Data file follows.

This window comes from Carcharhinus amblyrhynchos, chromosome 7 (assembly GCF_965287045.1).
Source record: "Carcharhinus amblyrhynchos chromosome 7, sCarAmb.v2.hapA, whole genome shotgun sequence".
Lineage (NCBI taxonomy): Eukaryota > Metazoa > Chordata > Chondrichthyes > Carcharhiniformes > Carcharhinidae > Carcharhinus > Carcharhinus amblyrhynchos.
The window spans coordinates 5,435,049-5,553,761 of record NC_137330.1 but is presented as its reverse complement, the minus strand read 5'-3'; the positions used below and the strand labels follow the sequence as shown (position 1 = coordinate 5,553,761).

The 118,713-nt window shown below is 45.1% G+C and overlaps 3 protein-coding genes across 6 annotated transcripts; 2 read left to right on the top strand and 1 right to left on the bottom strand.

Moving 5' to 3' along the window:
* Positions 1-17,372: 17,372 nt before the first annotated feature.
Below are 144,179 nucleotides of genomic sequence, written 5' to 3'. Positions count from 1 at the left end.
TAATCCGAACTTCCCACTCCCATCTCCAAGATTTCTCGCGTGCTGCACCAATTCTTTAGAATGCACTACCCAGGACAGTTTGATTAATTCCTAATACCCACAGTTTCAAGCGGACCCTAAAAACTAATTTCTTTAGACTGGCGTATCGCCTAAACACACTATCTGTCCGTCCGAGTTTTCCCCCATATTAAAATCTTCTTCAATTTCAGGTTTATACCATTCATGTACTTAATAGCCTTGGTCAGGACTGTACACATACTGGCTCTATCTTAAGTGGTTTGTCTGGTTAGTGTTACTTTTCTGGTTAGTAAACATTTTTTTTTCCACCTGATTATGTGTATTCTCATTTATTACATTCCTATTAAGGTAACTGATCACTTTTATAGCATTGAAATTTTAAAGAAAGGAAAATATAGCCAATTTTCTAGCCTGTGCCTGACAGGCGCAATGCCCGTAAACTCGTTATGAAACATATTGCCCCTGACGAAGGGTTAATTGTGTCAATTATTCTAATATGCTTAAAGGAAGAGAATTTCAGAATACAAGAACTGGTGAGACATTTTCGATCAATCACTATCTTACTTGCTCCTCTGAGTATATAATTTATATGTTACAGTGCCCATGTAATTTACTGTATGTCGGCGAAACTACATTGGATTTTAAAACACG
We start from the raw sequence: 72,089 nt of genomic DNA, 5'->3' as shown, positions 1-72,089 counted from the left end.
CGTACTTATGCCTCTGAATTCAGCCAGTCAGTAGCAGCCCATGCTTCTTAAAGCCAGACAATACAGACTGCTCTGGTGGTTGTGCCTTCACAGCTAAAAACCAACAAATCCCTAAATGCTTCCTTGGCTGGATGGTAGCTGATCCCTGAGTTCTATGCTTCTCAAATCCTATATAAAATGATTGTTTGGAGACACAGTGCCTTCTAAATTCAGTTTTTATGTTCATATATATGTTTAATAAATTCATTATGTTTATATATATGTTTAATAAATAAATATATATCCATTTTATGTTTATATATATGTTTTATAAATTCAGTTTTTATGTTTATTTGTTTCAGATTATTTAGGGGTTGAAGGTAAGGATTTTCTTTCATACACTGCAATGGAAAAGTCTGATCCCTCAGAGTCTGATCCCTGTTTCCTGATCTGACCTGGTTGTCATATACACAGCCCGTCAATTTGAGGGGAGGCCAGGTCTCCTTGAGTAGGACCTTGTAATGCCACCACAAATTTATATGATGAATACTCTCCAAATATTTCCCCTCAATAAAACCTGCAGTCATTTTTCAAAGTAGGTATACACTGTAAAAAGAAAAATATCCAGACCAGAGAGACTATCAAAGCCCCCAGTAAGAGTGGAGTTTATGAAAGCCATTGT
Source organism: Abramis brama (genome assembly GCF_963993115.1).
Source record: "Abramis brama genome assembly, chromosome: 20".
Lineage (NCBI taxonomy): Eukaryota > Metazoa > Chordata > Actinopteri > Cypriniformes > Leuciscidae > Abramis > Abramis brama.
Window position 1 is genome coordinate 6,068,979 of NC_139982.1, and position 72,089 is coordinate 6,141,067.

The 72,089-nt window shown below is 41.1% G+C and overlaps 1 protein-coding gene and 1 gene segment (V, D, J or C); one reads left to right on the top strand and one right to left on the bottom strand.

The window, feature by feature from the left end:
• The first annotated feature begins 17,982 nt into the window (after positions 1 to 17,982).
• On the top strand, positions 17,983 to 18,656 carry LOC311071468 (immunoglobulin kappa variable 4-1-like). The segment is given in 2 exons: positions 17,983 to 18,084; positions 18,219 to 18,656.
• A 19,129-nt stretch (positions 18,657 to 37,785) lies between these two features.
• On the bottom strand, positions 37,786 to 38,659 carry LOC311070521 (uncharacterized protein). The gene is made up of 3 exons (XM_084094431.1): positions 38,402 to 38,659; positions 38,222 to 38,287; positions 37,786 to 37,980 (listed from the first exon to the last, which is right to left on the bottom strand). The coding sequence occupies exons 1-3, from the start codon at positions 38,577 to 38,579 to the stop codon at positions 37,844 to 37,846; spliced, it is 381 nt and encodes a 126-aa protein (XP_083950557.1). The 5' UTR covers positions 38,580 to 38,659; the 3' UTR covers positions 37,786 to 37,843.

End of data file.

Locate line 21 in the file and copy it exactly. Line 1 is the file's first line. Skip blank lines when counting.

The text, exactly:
• On the bottom strand, positions 37,786 to 38,659 carry LOC311070521 (uncharacterized protein). The gene is made up of 3 exons (XM_084094431.1): positions 38,402 to 38,659; positions 38,222 to 38,287; positions 37,786 to 37,980 (listed from the first exon to the last, which is right to left on the bottom strand). The coding sequence occupies exons 1-3, from the start codon at positions 38,577 to 38,579 to the stop codon at positions 37,844 to 37,846; spliced, it is 381 nt and encodes a 126-aa protein (XP_083950557.1). The 5' UTR covers positions 38,580 to 38,659; the 3' UTR covers positions 37,786 to 37,843.